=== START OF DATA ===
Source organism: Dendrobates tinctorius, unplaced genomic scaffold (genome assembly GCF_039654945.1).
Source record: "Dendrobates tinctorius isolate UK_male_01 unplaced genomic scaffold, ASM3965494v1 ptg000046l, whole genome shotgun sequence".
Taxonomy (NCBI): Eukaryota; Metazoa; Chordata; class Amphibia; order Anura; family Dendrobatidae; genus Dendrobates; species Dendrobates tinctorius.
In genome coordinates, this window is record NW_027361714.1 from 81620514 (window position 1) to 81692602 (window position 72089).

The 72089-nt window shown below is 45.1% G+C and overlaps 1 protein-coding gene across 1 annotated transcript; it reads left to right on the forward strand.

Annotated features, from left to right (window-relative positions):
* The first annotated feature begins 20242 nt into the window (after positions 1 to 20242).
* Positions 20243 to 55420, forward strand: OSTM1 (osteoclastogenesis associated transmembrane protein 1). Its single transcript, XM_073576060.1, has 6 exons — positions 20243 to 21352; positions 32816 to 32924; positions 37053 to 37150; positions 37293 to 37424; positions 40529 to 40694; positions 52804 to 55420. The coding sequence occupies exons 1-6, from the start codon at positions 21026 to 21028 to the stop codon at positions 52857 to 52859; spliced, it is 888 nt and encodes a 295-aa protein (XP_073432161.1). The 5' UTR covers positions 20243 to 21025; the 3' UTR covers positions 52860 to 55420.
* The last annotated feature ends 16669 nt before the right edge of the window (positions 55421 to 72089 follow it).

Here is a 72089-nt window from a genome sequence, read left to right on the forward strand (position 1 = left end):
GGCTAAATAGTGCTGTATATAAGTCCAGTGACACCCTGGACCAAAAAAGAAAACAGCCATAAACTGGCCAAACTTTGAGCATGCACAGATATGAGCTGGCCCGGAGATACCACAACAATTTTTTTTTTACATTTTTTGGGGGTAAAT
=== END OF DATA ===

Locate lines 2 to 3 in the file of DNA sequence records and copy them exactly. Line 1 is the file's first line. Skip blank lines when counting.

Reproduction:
Source record: "Dendrobates tinctorius isolate UK_male_01 unplaced genomic scaffold, ASM3965494v1 ptg000046l, whole genome shotgun sequence".
Taxonomy (NCBI): Eukaryota; Metazoa; Chordata; class Amphibia; order Anura; family Dendrobatidae; genus Dendrobates; species Dendrobates tinctorius.